Measure Efficiency: Passive Fourier Transform Infra-Red and Hyperspectral Spectrometry

Can I measure flare efficiency? > Measure Efficiency: Passive Fourier Transform Infra-Red and Hyperspectral Spectrometry


Passive spectrometry methods use the radiance spectrum of hot gases in the flare to quantify the amount of CO2, CO and hydrocarbons from which the combustion efficiency can be quantified. They differ from methods such as Differential Absorption Lidar (DIAL) in that they do not require an active infrared light source such as a laser, the spectrometer is a receiver only. The Fourier Transform Infra-Red Spectrometry (FTIR) technique is traceable and has been evaluated alongside reference extractive sampling methods. It has been used in a range of flare applications including production and refineries. Measurements are conducted by a specialist operator and require careful calibration which limits long term deployment or use in complex environments.


How it Works

 Hot gases in the flare combustion zone emit radiation in the same frequencies as they absorb. This results in a radiance spectrum which can be converted into absorption spectra and used to determine gas concentrations. There is no requirement for an active source of infra-red light (as used in methods such as DIAL) and can therefore be described as a passive method.

Conventional IR spectrometers operate over spaced spectral bands whereas hyperspectral techniques measure continuous bands.  This summary focuses primarily upon the PFTIR method using spaced bands, but is broadly applicable to alternative instrument designs.

Setting up and calibrating the instrument properly is complex and requires a specialist service provider and includes:

Calibration  of the spectrometer is critical to accurate measurements. This is achieved primarily by means of a ‘black body’ calibrator – an IR source of known spectral radiance. The calibrator produces a IR distribution that is predicted by the Planck function providing traceability to the method. The black body has to be positioned at an equivalent distance to the flare, which may place logistical constraints on field deployment, especially offshore.  Additional effects including variation in the sky background and atmospheric gases between the flare and spectrometer also have to be accounted for  in the final calculation. Setting up and calibrating the instrument properly is complex and requires a specialist service provider.

Determining flare temperature  Critical to the measurement is also the need to determine the temperature of the flare as the radiance of the hot gas is proportional to both gas concentration and heat.

Aiming  The FTIR should ideally be positioned near the centre line of the plume and one flame length from the flame tip.  This is not always possible in field deployments. Strong and variable winds may impact positioning of the instrument.

Data Management  The raw data from the spectrometer must be processed to derive individual gas components. A fourier transform is applied to the raw data that converts in interferogram to a single beam spectrum. Here, the interferogram – which is radiance as a function o FTIR scan position  is converted in to radiance spectrum (radiance as a function of wavenumber). Once the transform is complete, the flare spectrum can be isolated from interferants (such as atmospheric gases) and then converted in to a absorption spectrum from which concentrations can be derived. In practise, all of these functions are provided by the vendor along with an estimate of uncertainty.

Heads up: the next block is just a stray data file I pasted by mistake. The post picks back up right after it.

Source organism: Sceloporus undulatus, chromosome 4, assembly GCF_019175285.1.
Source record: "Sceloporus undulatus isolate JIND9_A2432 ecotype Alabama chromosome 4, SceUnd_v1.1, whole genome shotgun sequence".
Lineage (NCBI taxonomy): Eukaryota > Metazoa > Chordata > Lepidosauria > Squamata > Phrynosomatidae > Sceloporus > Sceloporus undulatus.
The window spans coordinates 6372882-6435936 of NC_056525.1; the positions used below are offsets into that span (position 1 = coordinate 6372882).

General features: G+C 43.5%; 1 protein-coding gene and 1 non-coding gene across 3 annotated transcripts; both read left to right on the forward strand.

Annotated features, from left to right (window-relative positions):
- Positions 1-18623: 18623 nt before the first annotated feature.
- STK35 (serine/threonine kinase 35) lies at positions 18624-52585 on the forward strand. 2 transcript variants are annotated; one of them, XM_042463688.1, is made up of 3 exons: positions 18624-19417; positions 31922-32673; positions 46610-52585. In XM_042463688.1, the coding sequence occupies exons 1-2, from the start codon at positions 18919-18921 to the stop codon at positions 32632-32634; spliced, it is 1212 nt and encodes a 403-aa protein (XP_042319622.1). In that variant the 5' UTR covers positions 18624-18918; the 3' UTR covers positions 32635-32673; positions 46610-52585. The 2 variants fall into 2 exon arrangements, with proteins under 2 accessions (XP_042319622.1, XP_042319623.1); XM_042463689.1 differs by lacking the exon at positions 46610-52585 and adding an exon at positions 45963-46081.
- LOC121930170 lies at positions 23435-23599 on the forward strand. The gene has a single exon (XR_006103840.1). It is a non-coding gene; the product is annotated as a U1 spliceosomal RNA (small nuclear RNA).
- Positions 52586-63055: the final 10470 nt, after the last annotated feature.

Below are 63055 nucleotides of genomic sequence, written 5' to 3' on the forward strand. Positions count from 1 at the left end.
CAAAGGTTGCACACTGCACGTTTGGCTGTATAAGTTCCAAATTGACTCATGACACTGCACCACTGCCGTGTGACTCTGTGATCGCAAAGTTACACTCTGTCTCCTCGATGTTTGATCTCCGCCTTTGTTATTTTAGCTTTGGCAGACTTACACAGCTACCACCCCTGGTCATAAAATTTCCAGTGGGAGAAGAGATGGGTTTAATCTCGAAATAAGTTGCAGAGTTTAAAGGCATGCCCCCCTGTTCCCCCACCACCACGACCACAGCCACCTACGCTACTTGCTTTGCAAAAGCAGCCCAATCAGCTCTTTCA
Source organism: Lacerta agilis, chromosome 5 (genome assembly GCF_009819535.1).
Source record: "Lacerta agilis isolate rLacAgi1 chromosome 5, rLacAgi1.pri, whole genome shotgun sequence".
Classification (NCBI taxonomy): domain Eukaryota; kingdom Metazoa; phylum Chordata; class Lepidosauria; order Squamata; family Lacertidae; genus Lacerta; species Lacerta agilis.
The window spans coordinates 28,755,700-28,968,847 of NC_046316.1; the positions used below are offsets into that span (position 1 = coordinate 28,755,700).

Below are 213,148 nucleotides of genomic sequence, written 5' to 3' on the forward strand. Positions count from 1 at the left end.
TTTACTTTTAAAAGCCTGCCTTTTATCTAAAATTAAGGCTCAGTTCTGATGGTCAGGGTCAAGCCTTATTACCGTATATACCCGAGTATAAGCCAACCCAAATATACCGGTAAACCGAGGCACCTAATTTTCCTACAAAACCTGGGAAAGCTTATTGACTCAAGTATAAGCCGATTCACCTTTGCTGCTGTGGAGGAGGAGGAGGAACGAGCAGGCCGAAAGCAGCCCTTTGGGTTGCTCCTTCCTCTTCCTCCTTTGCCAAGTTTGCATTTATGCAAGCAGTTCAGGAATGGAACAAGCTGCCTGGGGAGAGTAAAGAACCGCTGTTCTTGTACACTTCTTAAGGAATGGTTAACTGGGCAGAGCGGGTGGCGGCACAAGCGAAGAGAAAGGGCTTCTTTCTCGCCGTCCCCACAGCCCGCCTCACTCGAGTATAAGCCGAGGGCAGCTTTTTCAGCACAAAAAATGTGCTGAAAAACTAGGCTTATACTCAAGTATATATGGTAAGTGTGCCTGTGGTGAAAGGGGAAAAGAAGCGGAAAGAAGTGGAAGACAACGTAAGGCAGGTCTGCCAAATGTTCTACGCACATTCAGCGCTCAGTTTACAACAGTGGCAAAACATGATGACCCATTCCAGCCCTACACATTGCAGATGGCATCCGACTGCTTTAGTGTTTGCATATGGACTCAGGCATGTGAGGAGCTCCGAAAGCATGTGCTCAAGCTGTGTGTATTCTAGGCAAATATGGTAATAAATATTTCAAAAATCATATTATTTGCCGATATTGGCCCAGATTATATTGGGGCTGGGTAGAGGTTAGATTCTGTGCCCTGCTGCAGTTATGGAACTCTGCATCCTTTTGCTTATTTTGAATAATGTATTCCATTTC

Data is aggregated over short time period – typically per minute, which allows temporal variability in the flare (such as pulsing) to be measured.


  • Traceable measurements with an estimate of uncertainty on the quantified value

  • Cover all gas species of interest – CH4, CO and CO2 from which critical performance ratios can be derived such as combustion efficiency

  • Quantifies individual components – permitting a direct comparison to the

  • When in operation provides high frequency output data – typically per minute. This allows rapid changes in flare combustion efficiency, such as oscillations in the flare performance to be measured


  • Requires expert operator

  • Cannot be permanently installed

  • Calibration and position of the spectrometer is critical to success. Requires ability to align a black-body calibrator that has to be positioned at an equivalent distance to the flare. For some deployment locations, most notably offshore, this may limit whether the instrument can be used

  • Full uncertainty requires a thorough understanding of the impact of field deployment on measurement accuracy, precision and bias

Case study

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Spectrometry is the observation and measurement of wavelengths of light or other electromagnetic radiation. Once a range of wavelengths, or a spectrum, for a gas mixture has been measured, by observing the intensity or amplitude of individual wavelengths, the method allows for determination of chemical composition of that gas mixture. Spectrometry is typically performed with the use of a spectrometer which is an instrument that separates and measures the spectral components of the sample or object being studied. Various types exist, but the most used are either a mass spectrometer or an optical spectrometer. Spectrometry techniques may be used for process control - such as determining the composition of flared gas, or for environmental measurements such as determination of combustion efficiency.

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